Introduction

Solar technology has advanced significantly during the past couple of years. Today’s smart solar systems are significantly more sophisticated than systems installed only a few years ago. Differences are as pronounced as between today’s smart phones and the first-generation mobile phones of the late 1980s. Elements of smart solar systems are:

  • Smart design involving both battery and grid-tie inverters.
  • Smart bi-directional programmable inverters that can communicate digitally with advanced batteries.
  • Smart load control.
  • Smart Lithium or Supercapacitor batteries that can communicate with inverters.
  • Online performance monitoring.

All these lead to higher efficiency, higher reliability and lower cost per kWh produced.

The main reasons why people consider installing solar systems for their homes or businesses are (1) to save on their electricity bills and (2) to shield them from loadshedding.  For users without access to the national grid solar power offers them a convenient and cost-effective way to generate their own power.

Before installing a solar system it is important to access the energy consumption of the house (or facility) and to consider ways of reducing energy consumption. Typically, one can replace incandescent lights with LED lights, replace old fridges with new energy efficient ones and replace electric stoves with gas stoves. The cost of such measures usually outweighs the cost of installing a bigger solar system.

There are two main types of solar systems – systems without batteries and systems with battery storage.

Systems without Battery Storage

The cheapest type of solar system consists of only a solar array and a grid-tie inverter. Such systems do not include batteries and are only geared towards energy saving. Grid-tie battery-less systems can only produce energy when connected to a live grid. If the grid falls away the system stops producing energy.  In areas with reliable grid connection, this can lead to a significant reduction in energy cost.

Systems with Battery Storage

Adding a battery inverter with battery storage gives solar systems the ability to store solar energy that is captured during daytime for usage during the night or during times of load shedding/blackouts. Battery storage is essential for off-grid systems.

Layout of Different Types of Solar Systems

1.     Simple backup system

A simple backup system consists of only an inverter/charger and a battery bank as depicted below.  The inverter incorporates an automatic transfer switch (ATS). When utility power is available it is passed directly to the load but in the event of a power cut the ATS, in a split second, connects the load to the output of the inverter, which draws DC power from the batteries and inverts it to AC power.  These types of inverters usually incorporate a battery charger which charges the battery when utility power is available.

 

2.     Simple solar system with battery backup.

By adding solar panels with a charge controller to a backup system, as shown below, it can be upgraded to a full solar system.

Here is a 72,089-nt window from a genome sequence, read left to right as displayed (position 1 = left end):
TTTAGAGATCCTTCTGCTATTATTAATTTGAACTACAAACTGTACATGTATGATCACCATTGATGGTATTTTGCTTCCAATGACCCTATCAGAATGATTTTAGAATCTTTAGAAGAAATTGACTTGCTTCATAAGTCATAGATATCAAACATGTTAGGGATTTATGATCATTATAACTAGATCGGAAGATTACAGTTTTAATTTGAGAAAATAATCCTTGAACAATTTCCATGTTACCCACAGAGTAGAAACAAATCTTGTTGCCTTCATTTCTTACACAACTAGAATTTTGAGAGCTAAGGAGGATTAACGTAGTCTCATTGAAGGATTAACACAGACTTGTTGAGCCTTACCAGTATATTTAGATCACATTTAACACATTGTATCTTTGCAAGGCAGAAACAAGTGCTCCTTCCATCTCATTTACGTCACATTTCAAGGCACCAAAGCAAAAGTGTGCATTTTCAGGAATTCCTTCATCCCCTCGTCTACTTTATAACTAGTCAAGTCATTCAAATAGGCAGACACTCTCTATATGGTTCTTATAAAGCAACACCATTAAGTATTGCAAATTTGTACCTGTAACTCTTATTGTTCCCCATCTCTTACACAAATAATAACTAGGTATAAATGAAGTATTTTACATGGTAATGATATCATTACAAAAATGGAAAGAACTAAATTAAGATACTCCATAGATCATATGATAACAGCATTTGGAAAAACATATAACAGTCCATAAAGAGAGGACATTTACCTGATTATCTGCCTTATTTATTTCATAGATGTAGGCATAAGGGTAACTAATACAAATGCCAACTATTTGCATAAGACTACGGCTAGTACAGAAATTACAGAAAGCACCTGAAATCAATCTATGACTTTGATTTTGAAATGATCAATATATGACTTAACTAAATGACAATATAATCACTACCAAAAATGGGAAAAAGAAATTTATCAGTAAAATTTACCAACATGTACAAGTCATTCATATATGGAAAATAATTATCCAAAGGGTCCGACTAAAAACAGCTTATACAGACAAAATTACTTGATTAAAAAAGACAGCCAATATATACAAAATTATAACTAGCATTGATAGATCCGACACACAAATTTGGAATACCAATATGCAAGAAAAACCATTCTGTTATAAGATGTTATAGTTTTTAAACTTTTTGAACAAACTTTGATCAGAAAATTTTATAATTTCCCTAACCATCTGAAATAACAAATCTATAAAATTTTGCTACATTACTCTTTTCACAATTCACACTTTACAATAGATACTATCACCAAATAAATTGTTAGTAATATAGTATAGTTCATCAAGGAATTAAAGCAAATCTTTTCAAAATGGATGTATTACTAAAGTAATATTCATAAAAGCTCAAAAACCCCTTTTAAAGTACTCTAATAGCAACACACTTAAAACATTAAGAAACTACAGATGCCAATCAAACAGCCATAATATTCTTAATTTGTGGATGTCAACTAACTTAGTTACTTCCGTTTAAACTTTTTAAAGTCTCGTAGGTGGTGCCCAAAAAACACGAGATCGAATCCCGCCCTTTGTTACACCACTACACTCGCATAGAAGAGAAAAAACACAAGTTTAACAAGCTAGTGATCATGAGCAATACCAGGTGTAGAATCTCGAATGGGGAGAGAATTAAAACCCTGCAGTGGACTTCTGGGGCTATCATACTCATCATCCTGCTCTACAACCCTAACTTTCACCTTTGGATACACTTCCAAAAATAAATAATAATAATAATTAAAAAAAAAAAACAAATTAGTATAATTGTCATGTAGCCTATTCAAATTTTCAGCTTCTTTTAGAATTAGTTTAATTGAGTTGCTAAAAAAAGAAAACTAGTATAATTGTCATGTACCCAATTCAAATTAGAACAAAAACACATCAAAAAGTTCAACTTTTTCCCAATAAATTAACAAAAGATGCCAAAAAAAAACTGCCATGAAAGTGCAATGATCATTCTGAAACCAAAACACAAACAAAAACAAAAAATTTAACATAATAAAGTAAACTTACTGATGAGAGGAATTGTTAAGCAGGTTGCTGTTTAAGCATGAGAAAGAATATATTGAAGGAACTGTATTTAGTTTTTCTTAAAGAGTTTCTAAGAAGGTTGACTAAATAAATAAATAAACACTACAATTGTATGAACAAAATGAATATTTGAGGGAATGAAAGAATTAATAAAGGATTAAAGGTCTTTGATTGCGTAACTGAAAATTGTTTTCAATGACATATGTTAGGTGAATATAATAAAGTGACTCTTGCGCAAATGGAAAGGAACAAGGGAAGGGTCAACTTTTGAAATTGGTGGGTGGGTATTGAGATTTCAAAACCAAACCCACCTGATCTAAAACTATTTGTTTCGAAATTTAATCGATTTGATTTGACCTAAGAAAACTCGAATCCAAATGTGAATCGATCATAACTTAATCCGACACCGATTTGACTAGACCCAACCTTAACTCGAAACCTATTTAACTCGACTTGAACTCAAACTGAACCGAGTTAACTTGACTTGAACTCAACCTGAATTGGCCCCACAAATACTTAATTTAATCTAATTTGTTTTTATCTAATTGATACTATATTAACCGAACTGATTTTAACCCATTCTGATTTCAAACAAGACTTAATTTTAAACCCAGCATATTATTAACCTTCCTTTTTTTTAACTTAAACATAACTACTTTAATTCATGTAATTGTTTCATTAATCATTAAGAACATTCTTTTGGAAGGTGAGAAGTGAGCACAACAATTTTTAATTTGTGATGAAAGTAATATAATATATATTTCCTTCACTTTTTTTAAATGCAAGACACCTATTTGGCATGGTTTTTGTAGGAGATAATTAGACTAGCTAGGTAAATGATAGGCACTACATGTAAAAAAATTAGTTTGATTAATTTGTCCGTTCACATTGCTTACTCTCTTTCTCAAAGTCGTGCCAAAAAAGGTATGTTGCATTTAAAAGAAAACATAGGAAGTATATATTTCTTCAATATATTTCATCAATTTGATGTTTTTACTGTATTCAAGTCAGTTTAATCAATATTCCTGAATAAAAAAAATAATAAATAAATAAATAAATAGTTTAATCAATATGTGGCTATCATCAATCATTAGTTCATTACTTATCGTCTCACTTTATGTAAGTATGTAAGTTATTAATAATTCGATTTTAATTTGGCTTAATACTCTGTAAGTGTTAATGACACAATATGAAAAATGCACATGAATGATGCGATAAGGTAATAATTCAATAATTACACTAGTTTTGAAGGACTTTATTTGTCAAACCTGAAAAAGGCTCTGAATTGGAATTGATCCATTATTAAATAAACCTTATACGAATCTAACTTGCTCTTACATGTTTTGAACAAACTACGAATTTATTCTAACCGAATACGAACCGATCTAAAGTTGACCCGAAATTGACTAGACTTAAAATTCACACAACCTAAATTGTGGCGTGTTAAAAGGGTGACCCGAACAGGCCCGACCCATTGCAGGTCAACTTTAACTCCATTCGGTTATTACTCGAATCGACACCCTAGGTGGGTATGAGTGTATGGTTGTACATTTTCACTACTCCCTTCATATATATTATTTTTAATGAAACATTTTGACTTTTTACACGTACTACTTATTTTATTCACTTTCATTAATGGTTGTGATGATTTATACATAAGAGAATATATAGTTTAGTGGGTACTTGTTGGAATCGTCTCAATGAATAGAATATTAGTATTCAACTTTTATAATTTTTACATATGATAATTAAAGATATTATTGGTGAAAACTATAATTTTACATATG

With many types of modern solar inverters/chargers the solar charge controller is built into the unit as shown below.  Such inverters are called hybrid inverters.

Figure: Battery Inverter/Charger

Figure: Hybrid Inverter/Charger

3.     Grid-tie System

This is the simplest and cheapest type of solar system. However, it will only be able to generate power when connected to a live grid. These types of inverters are also able to feed power back into the grid, if allowed by the grid operator.

Figure: Grid-tie System

4.     Grid-tie system with battery storage

The advantage of this type of system is improved efficiency, since power from the grid-tie inverter is fed directly into the high voltage AC supply line without the need to step the power up from the low battery voltage (12-48V DC) to the AC supply voltage (240V AC), which is not very efficient.

Figure: Grid-tie system with battery storage

5.     Smart integrated solar systems

Advanced smart systems usually integrate the grid-tie inverter, battery inverter and charge controller into a single unit.  The system manages four sources of power (utility, generator, solar & batteries) and three types of loads: essential, non-essential and smart loads. Essential loads are those that will always be powered, even if the grid is off and the generator fails. Smart loads are non-essential loads (e.g. hot water tank) that will be powered from the grid or from redundant solar power if the grid is off. The smart inverter controls the flow of energy to ensure optimum efficiency and availability of power.

Figure: Smart integrated solar systems

Modularity of Solar Systems

One of the big advantages of solar technology is that it is modular. This means that one can start with a small basic system and then incrementally grow it over time as one’s needs increase. Such an approach may involve the following steps.

  • Start by implementing energy savings measures such as replacing all lights with LED lights, replacing older inefficient fridges with energy efficient models and replacing electrical stoves with gas stoves.
  • Install a hybrid inverter with batteries to power the most important loads such as lights, computer, fridge, TV & computer. Such a system will operate as a UPS (Uninterruptible Power Supply).
  • Add a solar array to the system. This will extend the UPS time of the system during the daytime and also reduce your energy bill.
  • Increase the size of the battery bank.  This will increase the UPS capability of the system during the night-time.
  • Install more (typically up to 6) hybrid inverters in parallel to increase the power output of the system.